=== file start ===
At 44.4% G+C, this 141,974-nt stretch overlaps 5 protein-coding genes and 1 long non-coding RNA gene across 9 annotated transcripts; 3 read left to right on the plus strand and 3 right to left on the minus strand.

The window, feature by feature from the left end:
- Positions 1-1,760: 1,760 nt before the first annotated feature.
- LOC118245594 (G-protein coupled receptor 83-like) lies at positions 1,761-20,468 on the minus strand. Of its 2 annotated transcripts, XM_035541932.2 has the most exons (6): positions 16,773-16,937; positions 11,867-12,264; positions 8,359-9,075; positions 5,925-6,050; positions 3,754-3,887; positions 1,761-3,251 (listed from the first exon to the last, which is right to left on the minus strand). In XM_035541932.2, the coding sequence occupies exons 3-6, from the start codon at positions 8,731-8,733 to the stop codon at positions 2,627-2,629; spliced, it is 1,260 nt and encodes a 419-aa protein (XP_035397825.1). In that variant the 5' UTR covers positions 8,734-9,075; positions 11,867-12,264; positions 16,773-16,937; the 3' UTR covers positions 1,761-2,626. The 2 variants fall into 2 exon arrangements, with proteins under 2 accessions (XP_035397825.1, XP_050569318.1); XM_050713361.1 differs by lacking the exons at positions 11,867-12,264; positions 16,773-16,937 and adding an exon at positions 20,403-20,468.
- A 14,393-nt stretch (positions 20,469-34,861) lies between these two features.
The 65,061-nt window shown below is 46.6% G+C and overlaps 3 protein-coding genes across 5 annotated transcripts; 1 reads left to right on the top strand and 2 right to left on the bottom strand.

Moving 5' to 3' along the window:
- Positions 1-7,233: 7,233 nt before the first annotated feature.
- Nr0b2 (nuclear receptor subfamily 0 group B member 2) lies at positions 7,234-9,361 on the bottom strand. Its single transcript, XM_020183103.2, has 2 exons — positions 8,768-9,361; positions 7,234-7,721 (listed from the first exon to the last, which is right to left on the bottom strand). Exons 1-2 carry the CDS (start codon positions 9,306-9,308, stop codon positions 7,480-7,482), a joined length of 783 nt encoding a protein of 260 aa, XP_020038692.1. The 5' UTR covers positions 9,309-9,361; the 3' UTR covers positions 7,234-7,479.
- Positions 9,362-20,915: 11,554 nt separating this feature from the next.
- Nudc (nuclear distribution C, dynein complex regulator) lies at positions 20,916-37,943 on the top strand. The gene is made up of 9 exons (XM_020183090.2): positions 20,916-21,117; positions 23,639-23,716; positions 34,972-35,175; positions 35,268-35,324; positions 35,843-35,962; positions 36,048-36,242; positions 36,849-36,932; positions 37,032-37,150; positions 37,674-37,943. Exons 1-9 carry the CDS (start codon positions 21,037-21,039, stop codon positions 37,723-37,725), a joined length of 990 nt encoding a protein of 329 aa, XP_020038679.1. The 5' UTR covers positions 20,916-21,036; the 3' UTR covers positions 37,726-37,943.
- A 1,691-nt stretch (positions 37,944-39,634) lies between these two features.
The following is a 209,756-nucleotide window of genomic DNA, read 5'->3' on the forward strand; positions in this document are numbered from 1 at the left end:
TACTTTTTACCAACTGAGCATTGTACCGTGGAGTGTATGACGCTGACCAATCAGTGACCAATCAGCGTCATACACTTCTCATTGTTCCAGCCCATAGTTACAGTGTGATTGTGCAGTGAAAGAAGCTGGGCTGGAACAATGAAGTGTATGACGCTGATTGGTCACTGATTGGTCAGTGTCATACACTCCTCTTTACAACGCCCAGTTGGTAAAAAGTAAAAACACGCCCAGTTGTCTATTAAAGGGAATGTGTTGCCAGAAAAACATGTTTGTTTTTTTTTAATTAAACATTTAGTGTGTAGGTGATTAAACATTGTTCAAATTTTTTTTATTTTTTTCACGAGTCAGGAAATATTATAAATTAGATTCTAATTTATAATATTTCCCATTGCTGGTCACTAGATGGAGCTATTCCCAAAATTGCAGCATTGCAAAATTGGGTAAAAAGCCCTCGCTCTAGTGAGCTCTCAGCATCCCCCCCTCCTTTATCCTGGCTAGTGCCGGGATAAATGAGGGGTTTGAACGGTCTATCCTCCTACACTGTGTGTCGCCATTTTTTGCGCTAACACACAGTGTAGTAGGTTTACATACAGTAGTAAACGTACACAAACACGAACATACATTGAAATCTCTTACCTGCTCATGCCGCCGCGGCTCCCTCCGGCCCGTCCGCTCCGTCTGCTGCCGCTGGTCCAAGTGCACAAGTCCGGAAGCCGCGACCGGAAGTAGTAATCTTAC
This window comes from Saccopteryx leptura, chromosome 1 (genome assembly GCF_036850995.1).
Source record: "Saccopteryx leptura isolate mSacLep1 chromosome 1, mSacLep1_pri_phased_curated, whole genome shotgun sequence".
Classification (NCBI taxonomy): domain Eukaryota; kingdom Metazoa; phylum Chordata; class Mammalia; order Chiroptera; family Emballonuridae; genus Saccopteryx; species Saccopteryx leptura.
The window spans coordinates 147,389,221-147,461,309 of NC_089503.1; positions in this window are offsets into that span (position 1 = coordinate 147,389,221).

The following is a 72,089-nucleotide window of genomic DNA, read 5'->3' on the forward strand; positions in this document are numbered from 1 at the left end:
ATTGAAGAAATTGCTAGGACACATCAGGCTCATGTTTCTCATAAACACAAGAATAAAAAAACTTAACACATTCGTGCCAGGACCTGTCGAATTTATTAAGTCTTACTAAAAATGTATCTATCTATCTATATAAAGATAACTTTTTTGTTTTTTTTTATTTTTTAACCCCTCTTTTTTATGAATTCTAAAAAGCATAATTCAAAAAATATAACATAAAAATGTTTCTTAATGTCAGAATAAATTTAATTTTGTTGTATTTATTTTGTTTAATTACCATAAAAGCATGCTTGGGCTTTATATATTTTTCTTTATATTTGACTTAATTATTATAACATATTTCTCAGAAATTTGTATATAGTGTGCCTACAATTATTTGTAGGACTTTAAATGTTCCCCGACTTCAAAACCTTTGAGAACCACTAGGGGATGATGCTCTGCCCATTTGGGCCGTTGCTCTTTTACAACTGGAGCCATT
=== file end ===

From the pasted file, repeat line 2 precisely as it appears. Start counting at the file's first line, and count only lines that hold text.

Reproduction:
The window, feature by feature from the left end: